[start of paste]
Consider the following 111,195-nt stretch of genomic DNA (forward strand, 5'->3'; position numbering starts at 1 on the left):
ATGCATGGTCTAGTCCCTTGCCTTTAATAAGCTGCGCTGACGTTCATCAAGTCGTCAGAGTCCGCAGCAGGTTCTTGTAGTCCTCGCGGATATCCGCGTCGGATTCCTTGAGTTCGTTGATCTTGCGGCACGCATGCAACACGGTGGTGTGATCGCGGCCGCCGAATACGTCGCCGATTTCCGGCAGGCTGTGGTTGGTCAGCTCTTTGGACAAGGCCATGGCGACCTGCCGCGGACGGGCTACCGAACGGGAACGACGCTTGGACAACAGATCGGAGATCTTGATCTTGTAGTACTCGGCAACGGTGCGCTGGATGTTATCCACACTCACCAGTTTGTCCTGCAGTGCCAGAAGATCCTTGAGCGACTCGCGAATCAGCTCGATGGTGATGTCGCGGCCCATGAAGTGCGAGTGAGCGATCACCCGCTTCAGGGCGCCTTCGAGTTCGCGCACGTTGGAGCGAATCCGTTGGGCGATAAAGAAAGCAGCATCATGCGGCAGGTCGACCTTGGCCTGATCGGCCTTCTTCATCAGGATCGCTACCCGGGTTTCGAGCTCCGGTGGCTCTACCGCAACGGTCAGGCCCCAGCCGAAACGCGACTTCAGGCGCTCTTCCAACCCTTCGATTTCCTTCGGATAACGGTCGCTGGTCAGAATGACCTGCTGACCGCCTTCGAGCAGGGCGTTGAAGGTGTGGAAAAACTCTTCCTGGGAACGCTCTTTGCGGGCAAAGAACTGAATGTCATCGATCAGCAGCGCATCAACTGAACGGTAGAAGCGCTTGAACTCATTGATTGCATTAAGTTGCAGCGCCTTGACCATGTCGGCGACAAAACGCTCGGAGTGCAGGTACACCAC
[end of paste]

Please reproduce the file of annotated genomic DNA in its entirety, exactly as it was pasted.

Consider the following 111,195-nt stretch of genomic DNA (forward strand, 5'->3'; position numbering starts at 1 on the left):
ATGCATGGTCTAGTCCCTTGCCTTTAATAAGCTGCGCTGACGTTCATCAAGTCGTCAGAGTCCGCAGCAGGTTCTTGTAGTCCTCGCGGATATCCGCGTCGGATTCCTTGAGTTCGTTGATCTTGCGGCACGCATGCAACACGGTGGTGTGATCGCGGCCGCCGAATACGTCGCCGATTTCCGGCAGGCTGTGGTTGGTCAGCTCTTTGGACAAGGCCATGGCGACCTGCCGCGGACGGGCTACCGAACGGGAACGACGCTTGGACAACAGATCGGAGATCTTGATCTTGTAGTACTCGGCAACGGTGCGCTGGATGTTATCCACACTCACCAGTTTGTCCTGCAGTGCCAGAAGATCCTTGAGCGACTCGCGAATCAGCTCGATGGTGATGTCGCGGCCCATGAAGTGCGAGTGAGCGATCACCCGCTTCAGGGCGCCTTCGAGTTCGCGCACGTTGGAGCGAATCCGTTGGGCGATAAAGAAAGCAGCATCATGCGGCAGGTCGACCTTGGCCTGATCGGCCTTCTTCATCAGGATCGCTACCCGGGTTTCGAGCTCCGGTGGCTCTACCGCAACGGTCAGGCCCCAGCCGAAACGCGACTTCAGGCGCTCTTCCAACCCTTCGATTTCCTTCGGATAACGGTCGCTGGTCAGAATGACCTGCTGACCGCCTTCGAGCAGGGCGTTGAAGGTGTGGAAAAACTCTTCCTGGGAACGCTCTTTGCGGGCAAAGAACTGAATGTCATCGATCAGCAGCGCATCAACTGAACGGTAGAAGCGCTTGAACTCATTGATTGCATTAAGTTGCAGCGCCTTGACCATGTCGGCGACAAAACGCTCGGAGTGCAGGTACACCAC